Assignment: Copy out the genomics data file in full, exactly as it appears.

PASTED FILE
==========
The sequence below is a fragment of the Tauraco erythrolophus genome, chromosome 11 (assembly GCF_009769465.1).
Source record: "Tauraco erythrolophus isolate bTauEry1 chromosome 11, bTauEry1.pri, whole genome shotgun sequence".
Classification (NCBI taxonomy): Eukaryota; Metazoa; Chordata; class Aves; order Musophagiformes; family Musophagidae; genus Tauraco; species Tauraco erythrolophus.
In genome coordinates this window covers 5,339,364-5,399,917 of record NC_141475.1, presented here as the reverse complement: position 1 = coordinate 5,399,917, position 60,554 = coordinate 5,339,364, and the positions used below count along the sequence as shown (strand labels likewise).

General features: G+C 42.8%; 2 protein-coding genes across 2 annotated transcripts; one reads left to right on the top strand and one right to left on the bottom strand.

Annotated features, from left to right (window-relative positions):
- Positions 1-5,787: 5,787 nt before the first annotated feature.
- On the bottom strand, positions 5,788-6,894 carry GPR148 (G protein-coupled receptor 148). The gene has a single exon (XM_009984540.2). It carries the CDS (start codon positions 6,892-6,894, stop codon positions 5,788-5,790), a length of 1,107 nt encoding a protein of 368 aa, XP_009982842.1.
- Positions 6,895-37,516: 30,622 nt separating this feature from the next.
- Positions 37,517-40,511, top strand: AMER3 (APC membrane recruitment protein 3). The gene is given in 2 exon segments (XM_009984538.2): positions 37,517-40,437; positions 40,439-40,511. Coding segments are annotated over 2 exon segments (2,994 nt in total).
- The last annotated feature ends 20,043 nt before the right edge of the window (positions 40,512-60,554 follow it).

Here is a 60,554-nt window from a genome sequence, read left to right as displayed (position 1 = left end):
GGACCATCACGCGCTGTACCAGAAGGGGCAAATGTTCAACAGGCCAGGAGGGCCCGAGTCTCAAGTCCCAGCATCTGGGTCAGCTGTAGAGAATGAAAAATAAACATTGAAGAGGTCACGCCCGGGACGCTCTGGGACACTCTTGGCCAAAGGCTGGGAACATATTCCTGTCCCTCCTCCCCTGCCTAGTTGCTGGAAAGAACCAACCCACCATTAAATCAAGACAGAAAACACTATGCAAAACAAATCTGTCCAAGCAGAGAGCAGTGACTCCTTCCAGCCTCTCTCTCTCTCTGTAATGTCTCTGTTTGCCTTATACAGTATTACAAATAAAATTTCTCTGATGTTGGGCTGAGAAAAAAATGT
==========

The sequence below is a fragment of the Tauraco erythrolophus genome, chromosome 11 (assembly GCF_009769465.1).
Source record: "Tauraco erythrolophus isolate bTauEry1 chromosome 11, bTauEry1.pri, whole genome shotgun sequence".
Classification (NCBI taxonomy): Eukaryota; Metazoa; Chordata; class Aves; order Musophagiformes; family Musophagidae; genus Tauraco; species Tauraco erythrolophus.
In genome coordinates this window covers 5,339,364-5,399,917 of record NC_141475.1, presented here as the reverse complement: position 1 = coordinate 5,399,917, position 60,554 = coordinate 5,339,364, and the positions used below count along the sequence as shown (strand labels likewise).

General features: G+C 42.8%; 2 protein-coding genes across 2 annotated transcripts; one reads left to right on the top strand and one right to left on the bottom strand.

Annotated features, from left to right (window-relative positions):
- Positions 1-5,787: 5,787 nt before the first annotated feature.
- On the bottom strand, positions 5,788-6,894 carry GPR148 (G protein-coupled receptor 148). The gene has a single exon (XM_009984540.2). It carries the CDS (start codon positions 6,892-6,894, stop codon positions 5,788-5,790), a length of 1,107 nt encoding a protein of 368 aa, XP_009982842.1.
- Positions 6,895-37,516: 30,622 nt separating this feature from the next.
- Positions 37,517-40,511, top strand: AMER3 (APC membrane recruitment protein 3). The gene is given in 2 exon segments (XM_009984538.2): positions 37,517-40,437; positions 40,439-40,511. Coding segments are annotated over 2 exon segments (2,994 nt in total).
- The last annotated feature ends 20,043 nt before the right edge of the window (positions 40,512-60,554 follow it).

Here is a 60,554-nt window from a genome sequence, read left to right as displayed (position 1 = left end):
GGACCATCACGCGCTGTACCAGAAGGGGCAAATGTTCAACAGGCCAGGAGGGCCCGAGTCTCAAGTCCCAGCATCTGGGTCAGCTGTAGAGAATGAAAAATAAACATTGAAGAGGTCACGCCCGGGACGCTCTGGGACACTCTTGGCCAAAGGCTGGGAACATATTCCTGTCCCTCCTCCCCTGCCTAGTTGCTGGAAAGAACCAACCCACCATTAAATCAAGACAGAAAACACTATGCAAAACAAATCTGTCCAAGCAGAGAGCAGTGACTCCTTCCAGCCTCTCTCTCTCTCTGTAATGTCTCTGTTTGCCTTATACAGTATTACAAATAAAATTTCTCTGATGTTGGGCTGAGAAAAAAATGT